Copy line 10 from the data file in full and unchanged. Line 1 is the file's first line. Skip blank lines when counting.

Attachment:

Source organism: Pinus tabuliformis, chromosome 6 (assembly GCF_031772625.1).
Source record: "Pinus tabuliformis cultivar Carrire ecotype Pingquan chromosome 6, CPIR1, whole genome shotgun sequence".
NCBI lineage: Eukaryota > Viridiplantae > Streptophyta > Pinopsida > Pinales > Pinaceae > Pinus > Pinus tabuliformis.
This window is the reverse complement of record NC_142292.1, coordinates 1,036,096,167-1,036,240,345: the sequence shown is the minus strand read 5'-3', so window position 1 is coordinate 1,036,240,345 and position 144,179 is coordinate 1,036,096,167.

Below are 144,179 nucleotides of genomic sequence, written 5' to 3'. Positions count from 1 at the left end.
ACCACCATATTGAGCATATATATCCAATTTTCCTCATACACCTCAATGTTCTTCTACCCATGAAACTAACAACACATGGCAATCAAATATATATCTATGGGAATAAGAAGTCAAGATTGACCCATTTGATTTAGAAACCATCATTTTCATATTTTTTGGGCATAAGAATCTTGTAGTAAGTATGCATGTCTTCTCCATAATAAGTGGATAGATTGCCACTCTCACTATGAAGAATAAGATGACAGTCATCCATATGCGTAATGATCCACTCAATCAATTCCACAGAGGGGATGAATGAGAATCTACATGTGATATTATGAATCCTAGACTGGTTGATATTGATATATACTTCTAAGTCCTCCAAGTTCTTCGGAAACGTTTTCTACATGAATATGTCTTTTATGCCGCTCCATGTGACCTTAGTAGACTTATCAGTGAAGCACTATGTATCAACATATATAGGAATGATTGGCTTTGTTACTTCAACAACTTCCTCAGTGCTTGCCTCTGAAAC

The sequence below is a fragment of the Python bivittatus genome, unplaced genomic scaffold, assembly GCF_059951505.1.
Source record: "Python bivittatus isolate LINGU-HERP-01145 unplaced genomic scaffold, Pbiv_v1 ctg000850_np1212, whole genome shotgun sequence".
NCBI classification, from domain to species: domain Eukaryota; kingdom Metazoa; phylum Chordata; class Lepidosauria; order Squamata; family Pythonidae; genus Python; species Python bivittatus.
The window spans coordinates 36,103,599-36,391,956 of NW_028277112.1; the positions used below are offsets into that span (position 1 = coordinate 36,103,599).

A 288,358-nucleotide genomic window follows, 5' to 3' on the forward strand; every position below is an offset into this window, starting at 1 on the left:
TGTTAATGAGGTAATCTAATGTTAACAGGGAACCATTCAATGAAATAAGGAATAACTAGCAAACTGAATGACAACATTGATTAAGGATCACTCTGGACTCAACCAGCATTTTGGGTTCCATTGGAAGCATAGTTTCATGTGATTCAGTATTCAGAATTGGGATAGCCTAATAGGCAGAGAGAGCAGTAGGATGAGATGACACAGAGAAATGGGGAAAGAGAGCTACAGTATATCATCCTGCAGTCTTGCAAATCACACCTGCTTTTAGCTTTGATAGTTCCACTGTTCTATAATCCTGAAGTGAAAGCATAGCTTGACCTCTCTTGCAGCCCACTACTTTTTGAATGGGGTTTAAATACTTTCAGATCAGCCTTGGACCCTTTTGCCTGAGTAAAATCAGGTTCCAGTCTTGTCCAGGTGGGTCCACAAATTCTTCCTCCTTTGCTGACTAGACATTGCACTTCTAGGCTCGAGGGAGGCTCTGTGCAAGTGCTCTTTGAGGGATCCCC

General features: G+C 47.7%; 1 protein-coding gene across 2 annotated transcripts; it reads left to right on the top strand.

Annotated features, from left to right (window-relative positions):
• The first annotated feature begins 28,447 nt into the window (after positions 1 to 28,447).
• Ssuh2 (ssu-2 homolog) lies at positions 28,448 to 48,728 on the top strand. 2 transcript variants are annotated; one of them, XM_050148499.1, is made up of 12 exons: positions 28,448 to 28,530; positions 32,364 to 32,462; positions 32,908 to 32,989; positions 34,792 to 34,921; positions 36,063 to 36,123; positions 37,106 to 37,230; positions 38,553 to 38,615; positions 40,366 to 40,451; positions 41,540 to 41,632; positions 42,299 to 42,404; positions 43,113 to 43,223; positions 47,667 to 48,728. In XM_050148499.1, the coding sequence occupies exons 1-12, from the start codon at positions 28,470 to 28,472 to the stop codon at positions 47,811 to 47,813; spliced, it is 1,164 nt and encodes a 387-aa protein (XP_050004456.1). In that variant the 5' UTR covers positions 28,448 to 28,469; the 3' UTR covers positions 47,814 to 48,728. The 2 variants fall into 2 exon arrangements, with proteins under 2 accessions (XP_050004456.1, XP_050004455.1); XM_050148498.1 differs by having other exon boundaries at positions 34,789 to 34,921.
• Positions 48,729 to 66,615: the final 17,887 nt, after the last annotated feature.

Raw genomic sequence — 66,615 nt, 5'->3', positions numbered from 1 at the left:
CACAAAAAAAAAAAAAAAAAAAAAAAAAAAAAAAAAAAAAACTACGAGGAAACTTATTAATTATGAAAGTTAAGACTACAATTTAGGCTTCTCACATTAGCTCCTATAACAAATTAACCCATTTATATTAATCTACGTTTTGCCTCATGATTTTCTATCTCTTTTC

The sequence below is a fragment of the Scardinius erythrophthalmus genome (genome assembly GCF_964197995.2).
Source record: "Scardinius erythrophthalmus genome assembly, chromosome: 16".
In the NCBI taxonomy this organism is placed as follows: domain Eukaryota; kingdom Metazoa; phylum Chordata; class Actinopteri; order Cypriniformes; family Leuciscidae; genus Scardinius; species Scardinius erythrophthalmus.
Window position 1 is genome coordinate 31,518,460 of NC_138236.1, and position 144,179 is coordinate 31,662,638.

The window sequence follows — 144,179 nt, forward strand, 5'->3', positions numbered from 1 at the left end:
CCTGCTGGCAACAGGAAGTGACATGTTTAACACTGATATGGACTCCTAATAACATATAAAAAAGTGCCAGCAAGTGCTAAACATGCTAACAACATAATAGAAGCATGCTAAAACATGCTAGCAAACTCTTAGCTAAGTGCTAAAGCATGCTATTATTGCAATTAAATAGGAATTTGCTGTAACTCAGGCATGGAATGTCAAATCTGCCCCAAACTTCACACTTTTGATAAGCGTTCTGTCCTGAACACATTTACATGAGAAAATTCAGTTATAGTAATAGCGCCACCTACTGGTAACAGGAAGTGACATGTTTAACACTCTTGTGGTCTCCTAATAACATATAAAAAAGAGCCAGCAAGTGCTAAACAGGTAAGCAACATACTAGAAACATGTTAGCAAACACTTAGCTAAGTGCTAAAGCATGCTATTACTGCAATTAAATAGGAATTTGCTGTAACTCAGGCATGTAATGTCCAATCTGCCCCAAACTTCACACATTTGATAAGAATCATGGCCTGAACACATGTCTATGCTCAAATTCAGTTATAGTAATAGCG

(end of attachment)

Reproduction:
The window spans coordinates 36,103,599-36,391,956 of NW_028277112.1; the positions used below are offsets into that span (position 1 = coordinate 36,103,599).